Mindful Meditation: 5 Ways Meditating Will Benefit Your Well-Being And Overall Life

by Joe Oliveto

Sometimes, life sucks. As Buddhists would say, "Life is suffering."

That being said, whether you're a recent grad struggling to keep your kitchen stocked with ramen or a monk spending a lifetime striving toward enlightenment, most of us can agree that being a human being involves enduring a distinct blend of highs and lows.

While the highs can be exhilarating, far too many of us know that the lows can be devastating.

Thankfully, there are coping mechanisms. Mindful meditation offers a way to guard against the pains of life and a way to fully enjoy its beauty, as well.

Essentially, it involves connecting to the present moment, often by sitting quietly and observing your breath (or any other particular sensation), without judgment. It's about turning off the impulse to be somewhere else and instead, accepting where you are. Here are five reasons to give mediation a try:

1. It Keeps You Healthy

Thanks to modern technology, we're able to stay in constant contact with nearly everyone.

Unfortunately, "everyone" includes your boss, your coworkers and plenty of other people from whom you could probably use some time away. Because of this constant connectivity, many of us are under a lot of extra stress.

Any physician will tell you that such stress is awful for the immune system. When you work too hard, you get stressed and then you get sick.

When you get sick, your work performance suffers, which creates more stress and makes you even sicker. It's not a good cycle in which to get caught.

Meditation offers a way out. According to a UCLA study, HIV patients who participated in regular meditation sessions experienced a slower drop in their immune cells than those who did not.

By simply paying attention to the present moment for an extended period of time, patients were able to vastly improve their health.

That's a pretty solid benefit from an essentially free prescription.

2. That Includes Your Mental Health...

Depression is a legitimate illness. Yes, we all sometimes feel sad, but clinical depression involves much more than being mopey and listening to the bands you loved in seventh grade.

It involves a total dysfunction in the parts of your brain that allow you to enjoy life. The causes of depression vary, but whatever it is, anyone going through it knows that it's hell.

Studies show that, in conjunction with other treatments, meditation can guard against relapse for individuals who suffer from depression. Any side effects — at least negative ones — are non-existent.

3. It Can Make You a Better Person

In the “me” centric age of Facebook, Twitter and a culture that takes "selfies" seriously, it's important to constantly remind ourselves that we're all sharing this world.

Sure, you may feel the urge to scream profanities at the assh*le on the road who is making you late for work, but that assh*le is a fellow human being (albeit, one who needs further acquaintance with the gas pedal).

It's easy to preach about caring for others and being a good person; it's tremendously more difficult to practice such a lifestyle. Meditation makes that task a bit easier.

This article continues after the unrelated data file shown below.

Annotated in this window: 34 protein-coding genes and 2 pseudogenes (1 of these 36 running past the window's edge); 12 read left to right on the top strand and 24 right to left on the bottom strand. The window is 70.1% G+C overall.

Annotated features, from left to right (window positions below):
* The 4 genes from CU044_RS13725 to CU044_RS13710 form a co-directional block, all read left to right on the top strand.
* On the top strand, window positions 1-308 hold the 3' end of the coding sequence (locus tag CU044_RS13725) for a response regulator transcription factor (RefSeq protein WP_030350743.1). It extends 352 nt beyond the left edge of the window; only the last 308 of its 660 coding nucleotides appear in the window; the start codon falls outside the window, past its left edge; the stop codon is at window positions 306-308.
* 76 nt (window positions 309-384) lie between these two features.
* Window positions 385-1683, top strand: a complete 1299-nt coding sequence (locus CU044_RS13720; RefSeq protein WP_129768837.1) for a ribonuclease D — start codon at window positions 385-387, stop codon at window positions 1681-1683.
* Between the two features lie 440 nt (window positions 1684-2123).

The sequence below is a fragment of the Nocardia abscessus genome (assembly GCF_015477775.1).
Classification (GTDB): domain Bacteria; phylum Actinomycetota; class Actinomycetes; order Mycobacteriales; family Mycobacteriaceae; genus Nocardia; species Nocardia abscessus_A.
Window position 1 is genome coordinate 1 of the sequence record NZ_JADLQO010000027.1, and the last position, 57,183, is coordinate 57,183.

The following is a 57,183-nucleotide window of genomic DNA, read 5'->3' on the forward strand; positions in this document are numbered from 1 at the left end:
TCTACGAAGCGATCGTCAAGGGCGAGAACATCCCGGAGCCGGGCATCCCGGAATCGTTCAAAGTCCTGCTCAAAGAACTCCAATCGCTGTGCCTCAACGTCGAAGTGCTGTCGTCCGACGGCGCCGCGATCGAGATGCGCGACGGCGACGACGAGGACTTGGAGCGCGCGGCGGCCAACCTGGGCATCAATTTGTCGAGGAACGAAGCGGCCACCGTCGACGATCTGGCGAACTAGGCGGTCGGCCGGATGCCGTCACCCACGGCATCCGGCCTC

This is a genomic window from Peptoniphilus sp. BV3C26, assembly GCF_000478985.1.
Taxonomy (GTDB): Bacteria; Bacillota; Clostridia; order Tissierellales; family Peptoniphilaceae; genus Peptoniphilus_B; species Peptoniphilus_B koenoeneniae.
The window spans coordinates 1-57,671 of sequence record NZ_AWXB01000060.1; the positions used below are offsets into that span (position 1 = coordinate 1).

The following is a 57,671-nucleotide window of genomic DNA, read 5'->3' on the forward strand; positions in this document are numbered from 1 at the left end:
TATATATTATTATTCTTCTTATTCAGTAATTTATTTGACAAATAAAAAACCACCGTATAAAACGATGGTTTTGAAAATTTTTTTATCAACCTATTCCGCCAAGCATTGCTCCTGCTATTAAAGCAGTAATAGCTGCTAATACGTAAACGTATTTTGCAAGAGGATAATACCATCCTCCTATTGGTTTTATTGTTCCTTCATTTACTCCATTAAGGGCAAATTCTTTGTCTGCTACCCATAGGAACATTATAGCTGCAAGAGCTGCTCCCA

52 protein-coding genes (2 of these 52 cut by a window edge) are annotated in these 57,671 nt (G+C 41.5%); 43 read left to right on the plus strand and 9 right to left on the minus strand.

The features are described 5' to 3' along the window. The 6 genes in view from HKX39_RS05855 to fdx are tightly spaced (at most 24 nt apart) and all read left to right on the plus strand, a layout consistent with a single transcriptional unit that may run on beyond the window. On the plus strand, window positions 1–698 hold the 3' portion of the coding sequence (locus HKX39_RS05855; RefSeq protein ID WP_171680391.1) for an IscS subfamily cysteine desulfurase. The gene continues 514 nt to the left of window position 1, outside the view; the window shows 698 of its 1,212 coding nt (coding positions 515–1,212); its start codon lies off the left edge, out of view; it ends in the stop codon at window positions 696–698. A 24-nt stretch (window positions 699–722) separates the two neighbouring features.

Researchers foundthat Monks who engage in prolonged meditation throughout life are more likely than the general population to have activity in the part of the brain associated with compassion. By simply meditating, they were able to more fully develop qualities of a good person.

4. It Can Make You a Better Employee

While it's nice to imagine that we can all reach our goals by simply doing what we love, it's far more likely that at some point in our lives, we'll be stuck in a boring job.

Maintaining focus when you're staring at a spreadsheet can seem impossible at times, but it's also necessary if you're going to climb that corporate ladder.

If you're looking for a way to develop your attention skills, meditation can play a key role. Research indicates that individuals who regularly meditate show greater ability to maintain focus, regardless of whether or not they enjoy the task at hand.

Given that very few of us are constantly thrilled with our jobs, strong focus is a marketable, lucrative and rare skill.

5. It Enriches Your Life

There's nothing wrong with being ambitious; aiming to make something of yourself obviously beats wasting your potential.

With that said, when you spend so much time looking toward the future, you train your brain to ignore the present. When your future finally arrives, you'll miss it because you conditioned yourself to focus on tomorrow, rather than on today.

Mindful meditation, at its core, is about connecting with the present moment. This does not mean that you will always find joy in that moment, however. Whether you're sick, stressed or heartbroken, there are plenty of reasons to wish your life were a bit different.

But, if that's all you spend your time doing and pondering, you'll never appreciate where you are or who you are. With the right mindset and focus, you may even discover that where you are is not always a terrible place to be.

Look around you. Ask yourself whether you truly appreciate your existence, or if you, ironically, spend your whole life trying to evade yourself and your circumstances. If you find yourself unable to engage with the present moment, there is a simple way to get back: Sit down and breathe.

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